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The progressive narrowing of the aortic heart valve in a group of older men could not be slowed during a recent clinical trial using vitamin K2 supplements, dampening hopes of finding a medical treatment for this common but serious condition.
The research, published Monday in the American Heart Association journal Circulation, built upon earlier studies suggesting vitamin K2 supplements could slow the progression of aortic stenosis, a narrowing of the valve that controls blood flow from the heart to the rest of the body. But this randomized, double-blind, placebo-controlled trial – considered the gold standard of epidemiological studies – found vitamin K2 and vitamin D supplements did not slow the progression of calcium deposits on the aortic valves of older men once the process had begun.
"As previous animal studies, epidemiological studies and an open-label study did suggest a beneficial effect, we hoped for a positive trial," said lead study author Dr. Axel Diederichsen, a professor in the department of cardiology at Odense University Hospital in Denmark. "Thus, we were surely disappointed."
Aortic stenosis is the most common heart valve disease in high-income countries, according to the study, which estimates it affects about 2% to 5% of people older than 65. The number of people in the United States and Europe with aortic stenosis is expected to more than double by the year 2050, according to American Heart Association statistics that estimate 12.4% of people over 75 have the condition.
Symptoms may include chest pain, a fluttering heartbeat, trouble breathing, lightheadedness, fatigue, swollen ankles or feet and difficulty sleeping. There are no treatments when detected early, other than trying to control risk factors such as high blood pressure, high cholesterol, obesity, diabetes and gum disease. In the later stages, it is treated by replacing the heart valve. If not treated, aortic stenosis can progress and lead to heart failure and death.
"We haven't had any medical therapies that slow the progression of stenosis," said Dr. Brian Lindman, medical director of the Structural Heart and Valve Center and an associate professor of medicine at Vanderbilt University Medical Center in Nashville, Tennessee. "We anticipate when we see it in the earlier stages that it will eventually become severe, and you'll have to have your valve replaced."
Lindman, who was not involved in the research, said he was disappointed by the results because prior research suggested "this might be an effective intervention. I very much want to identify an effective medical therapy for these patients, so there's an emotional component to it."
In the study, 365 men with aortic stenosis from four Danish hospitals were randomly assigned to receive placebo or 720 micrograms of vitamin K2 and 25 micrograms of vitamin D for two years. All were 65 to 74 years old with aortic valve calcification scores of 300 AU or higher, a measure obtained with CT scans showing calcification had begun. The scores were measured again at the end of one year and at the end of the study. They also measured calcification levels in participants' coronary arteries, which supply blood to the heart.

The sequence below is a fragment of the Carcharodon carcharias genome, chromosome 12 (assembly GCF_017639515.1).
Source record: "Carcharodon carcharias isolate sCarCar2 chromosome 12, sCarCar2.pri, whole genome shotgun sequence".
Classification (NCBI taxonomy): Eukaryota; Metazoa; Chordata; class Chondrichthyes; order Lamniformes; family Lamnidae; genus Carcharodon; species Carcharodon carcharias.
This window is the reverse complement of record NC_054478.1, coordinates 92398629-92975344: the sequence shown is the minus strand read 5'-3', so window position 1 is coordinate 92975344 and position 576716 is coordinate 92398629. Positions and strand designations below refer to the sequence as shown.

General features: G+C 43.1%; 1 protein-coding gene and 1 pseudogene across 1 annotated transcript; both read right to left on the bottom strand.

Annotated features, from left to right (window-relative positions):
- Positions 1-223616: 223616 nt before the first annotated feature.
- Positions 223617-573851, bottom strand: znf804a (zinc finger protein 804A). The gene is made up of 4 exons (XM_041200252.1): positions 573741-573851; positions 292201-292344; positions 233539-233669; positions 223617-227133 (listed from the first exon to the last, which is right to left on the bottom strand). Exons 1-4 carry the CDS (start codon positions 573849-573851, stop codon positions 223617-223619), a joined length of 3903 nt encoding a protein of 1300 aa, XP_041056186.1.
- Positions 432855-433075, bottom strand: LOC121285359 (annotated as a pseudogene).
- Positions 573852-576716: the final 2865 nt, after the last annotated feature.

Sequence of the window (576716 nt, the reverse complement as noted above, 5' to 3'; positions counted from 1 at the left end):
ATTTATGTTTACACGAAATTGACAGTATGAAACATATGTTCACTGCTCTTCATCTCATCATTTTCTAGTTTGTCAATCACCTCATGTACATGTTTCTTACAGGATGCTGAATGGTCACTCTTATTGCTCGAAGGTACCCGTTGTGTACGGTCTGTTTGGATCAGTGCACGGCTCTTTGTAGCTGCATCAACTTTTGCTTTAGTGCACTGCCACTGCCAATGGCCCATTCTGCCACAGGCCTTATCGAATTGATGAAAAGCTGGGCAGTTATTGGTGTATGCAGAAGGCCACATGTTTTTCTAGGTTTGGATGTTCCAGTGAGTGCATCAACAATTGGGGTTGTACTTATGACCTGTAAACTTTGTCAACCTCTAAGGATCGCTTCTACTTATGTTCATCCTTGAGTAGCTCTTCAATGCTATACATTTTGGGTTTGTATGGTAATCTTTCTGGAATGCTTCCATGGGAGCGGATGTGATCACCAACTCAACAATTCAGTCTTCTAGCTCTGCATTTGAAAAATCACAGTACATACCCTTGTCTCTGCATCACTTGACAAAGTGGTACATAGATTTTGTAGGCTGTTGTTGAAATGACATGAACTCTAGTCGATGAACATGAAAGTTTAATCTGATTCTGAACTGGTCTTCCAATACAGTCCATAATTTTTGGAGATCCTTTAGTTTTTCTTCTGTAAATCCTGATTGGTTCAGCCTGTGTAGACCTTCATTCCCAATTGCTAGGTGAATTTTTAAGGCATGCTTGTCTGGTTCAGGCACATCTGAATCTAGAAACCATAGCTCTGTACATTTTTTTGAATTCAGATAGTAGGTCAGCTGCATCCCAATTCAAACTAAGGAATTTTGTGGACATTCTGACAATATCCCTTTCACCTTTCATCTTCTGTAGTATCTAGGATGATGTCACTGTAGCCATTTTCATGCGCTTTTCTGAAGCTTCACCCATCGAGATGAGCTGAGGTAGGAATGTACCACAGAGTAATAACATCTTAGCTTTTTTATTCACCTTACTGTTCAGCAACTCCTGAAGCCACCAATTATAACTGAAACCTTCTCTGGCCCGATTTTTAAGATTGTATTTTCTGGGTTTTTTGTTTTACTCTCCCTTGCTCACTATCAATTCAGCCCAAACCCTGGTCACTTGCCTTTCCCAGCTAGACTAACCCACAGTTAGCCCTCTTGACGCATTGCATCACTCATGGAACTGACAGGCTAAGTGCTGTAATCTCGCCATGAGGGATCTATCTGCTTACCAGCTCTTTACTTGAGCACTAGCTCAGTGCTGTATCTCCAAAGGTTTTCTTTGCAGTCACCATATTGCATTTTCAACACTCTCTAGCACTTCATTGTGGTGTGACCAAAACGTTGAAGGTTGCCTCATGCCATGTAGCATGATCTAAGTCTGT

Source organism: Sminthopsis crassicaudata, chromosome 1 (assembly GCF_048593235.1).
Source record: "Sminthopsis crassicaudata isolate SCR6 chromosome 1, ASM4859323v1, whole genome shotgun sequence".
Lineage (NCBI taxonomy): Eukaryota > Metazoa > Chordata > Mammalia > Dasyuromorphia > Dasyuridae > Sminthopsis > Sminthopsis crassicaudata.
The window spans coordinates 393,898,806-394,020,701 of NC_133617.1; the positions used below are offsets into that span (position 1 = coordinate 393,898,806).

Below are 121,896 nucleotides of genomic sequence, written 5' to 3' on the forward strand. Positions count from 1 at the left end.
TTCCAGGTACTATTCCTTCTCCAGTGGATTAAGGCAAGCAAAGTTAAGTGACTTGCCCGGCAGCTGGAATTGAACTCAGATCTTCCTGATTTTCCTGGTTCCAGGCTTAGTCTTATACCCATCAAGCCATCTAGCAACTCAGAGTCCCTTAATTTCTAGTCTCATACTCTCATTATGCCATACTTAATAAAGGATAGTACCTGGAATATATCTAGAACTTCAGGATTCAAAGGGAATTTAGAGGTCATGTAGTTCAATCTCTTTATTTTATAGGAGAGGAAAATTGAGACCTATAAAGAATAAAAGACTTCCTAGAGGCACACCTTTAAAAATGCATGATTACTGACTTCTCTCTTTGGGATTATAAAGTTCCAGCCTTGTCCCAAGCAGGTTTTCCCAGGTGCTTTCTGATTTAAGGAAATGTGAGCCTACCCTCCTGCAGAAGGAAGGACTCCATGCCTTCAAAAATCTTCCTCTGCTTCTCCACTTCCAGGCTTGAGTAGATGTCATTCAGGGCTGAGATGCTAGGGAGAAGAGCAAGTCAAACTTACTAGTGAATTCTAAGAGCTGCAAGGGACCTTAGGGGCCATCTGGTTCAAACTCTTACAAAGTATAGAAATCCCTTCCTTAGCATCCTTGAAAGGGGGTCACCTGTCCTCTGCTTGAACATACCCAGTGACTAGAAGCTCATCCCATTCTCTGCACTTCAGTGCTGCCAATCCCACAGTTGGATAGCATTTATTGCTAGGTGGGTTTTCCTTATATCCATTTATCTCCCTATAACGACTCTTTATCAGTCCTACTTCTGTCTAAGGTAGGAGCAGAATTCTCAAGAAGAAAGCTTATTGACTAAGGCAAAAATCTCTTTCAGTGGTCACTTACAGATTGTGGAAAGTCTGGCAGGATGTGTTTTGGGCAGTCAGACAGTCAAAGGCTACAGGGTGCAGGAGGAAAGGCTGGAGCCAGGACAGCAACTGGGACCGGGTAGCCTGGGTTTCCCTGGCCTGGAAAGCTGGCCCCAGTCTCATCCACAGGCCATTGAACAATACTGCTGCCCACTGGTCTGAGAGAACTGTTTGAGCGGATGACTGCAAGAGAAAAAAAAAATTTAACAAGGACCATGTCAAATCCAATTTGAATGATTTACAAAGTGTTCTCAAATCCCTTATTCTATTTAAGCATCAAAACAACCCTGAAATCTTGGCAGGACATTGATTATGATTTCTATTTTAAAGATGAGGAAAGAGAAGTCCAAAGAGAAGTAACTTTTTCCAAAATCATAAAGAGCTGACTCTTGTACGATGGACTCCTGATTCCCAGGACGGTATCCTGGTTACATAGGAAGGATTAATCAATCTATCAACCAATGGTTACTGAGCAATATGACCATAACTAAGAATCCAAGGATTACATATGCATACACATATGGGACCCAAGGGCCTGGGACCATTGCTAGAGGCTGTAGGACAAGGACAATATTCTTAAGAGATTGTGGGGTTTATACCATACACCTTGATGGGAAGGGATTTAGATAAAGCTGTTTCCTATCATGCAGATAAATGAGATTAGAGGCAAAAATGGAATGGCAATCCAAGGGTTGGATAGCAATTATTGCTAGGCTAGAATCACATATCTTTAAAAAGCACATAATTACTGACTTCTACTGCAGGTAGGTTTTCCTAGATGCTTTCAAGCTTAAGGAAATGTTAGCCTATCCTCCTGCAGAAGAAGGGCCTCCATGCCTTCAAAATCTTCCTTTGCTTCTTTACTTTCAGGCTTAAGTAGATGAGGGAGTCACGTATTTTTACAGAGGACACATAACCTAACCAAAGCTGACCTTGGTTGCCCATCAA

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Researchers found no significant differences in valve calcification progression between the two groups, leading them to conclude the supplements were ineffective in slowing disease progression. However, there was some suggestion the group taking them experienced slower progression of calcification in their coronary arteries. Diederichsen said this needs to be explored in future studies. Researchers also said because the study only included men, the findings do not apply to women.
Research has suggested eating a diet high in vitamin K can benefit heart health. Vitamin K comes in two forms and is primarily found in leafy vegetables such as kale and spinach. Vitamin K2 is the less common form and is found in fermented foods, such as cheese. A study published last August in the Journal of the American Heart Association found eating a diet rich in vitamin K was associated with a lower risk for hospitalizations from cardiovascular disease related to plaque buildup in the arteries.
But Diederichsen said most foods contain insufficient levels of vitamin K2 to make an impact on heart health – with one exception. Natto, a traditional Japanese food made from fermented soybeans, is high in vitamin K2.
While vitamin K2 supplements showed no promise for treating aortic stenosis, Lindman remains hopeful researchers will find another way to slow the progression of the disease. "There are a number of potential drugs and pathways that still need to be tested."
American Heart Association News covers heart and brain health. Not all views expressed in this story reflect the official position of the American Heart Association. Copyright is owned or held by the American Heart Association, Inc., and all rights are reserved. If you have questions or comments about this story, please email [email protected].
By Laura Williamson, American Heart Association News
By American Heart Association News HealthDay Reporter
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